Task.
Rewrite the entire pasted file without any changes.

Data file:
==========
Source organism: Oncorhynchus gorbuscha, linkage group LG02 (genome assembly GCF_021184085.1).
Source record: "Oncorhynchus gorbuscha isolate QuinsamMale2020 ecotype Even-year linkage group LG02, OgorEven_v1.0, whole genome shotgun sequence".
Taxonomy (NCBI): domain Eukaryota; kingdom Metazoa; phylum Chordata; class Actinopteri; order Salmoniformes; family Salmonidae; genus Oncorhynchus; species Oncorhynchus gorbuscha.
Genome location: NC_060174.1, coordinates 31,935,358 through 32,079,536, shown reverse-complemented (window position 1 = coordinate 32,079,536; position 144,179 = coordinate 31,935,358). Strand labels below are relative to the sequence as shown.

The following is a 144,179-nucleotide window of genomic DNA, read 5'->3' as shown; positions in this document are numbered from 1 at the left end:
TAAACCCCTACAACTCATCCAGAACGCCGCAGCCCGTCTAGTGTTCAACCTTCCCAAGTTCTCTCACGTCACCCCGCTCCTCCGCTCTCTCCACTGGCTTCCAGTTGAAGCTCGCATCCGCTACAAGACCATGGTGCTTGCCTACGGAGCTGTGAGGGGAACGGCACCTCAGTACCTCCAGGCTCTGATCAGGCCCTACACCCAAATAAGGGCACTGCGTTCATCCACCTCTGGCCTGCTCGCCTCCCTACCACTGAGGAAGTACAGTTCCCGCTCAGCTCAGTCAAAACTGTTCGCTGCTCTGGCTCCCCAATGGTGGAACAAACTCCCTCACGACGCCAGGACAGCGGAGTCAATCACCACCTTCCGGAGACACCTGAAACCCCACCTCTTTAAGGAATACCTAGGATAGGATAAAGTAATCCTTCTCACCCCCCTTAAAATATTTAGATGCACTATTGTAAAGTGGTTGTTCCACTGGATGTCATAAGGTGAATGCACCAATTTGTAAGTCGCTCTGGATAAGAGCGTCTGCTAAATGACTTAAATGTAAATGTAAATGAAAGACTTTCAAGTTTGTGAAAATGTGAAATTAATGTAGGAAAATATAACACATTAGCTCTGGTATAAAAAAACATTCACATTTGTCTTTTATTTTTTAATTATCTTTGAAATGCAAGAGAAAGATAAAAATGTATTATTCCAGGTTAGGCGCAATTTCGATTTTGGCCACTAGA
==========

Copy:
Source organism: Oncorhynchus gorbuscha, linkage group LG02 (genome assembly GCF_021184085.1).
Source record: "Oncorhynchus gorbuscha isolate QuinsamMale2020 ecotype Even-year linkage group LG02, OgorEven_v1.0, whole genome shotgun sequence".
Taxonomy (NCBI): domain Eukaryota; kingdom Metazoa; phylum Chordata; class Actinopteri; order Salmoniformes; family Salmonidae; genus Oncorhynchus; species Oncorhynchus gorbuscha.
Genome location: NC_060174.1, coordinates 31,935,358 through 32,079,536, shown reverse-complemented (window position 1 = coordinate 32,079,536; position 144,179 = coordinate 31,935,358). Strand labels below are relative to the sequence as shown.

The following is a 144,179-nucleotide window of genomic DNA, read 5'->3' as shown; positions in this document are numbered from 1 at the left end:
TAAACCCCTACAACTCATCCAGAACGCCGCAGCCCGTCTAGTGTTCAACCTTCCCAAGTTCTCTCACGTCACCCCGCTCCTCCGCTCTCTCCACTGGCTTCCAGTTGAAGCTCGCATCCGCTACAAGACCATGGTGCTTGCCTACGGAGCTGTGAGGGGAACGGCACCTCAGTACCTCCAGGCTCTGATCAGGCCCTACACCCAAATAAGGGCACTGCGTTCATCCACCTCTGGCCTGCTCGCCTCCCTACCACTGAGGAAGTACAGTTCCCGCTCAGCTCAGTCAAAACTGTTCGCTGCTCTGGCTCCCCAATGGTGGAACAAACTCCCTCACGACGCCAGGACAGCGGAGTCAATCACCACCTTCCGGAGACACCTGAAACCCCACCTCTTTAAGGAATACCTAGGATAGGATAAAGTAATCCTTCTCACCCCCCTTAAAATATTTAGATGCACTATTGTAAAGTGGTTGTTCCACTGGATGTCATAAGGTGAATGCACCAATTTGTAAGTCGCTCTGGATAAGAGCGTCTGCTAAATGACTTAAATGTAAATGTAAATGAAAGACTTTCAAGTTTGTGAAAATGTGAAATTAATGTAGGAAAATATAACACATTAGCTCTGGTATAAAAAAACATTCACATTTGTCTTTTATTTTTTAATTATCTTTGAAATGCAAGAGAAAGATAAAAATGTATTATTCCAGGTTAGGCGCAATTTCGATTTTGGCCACTAGA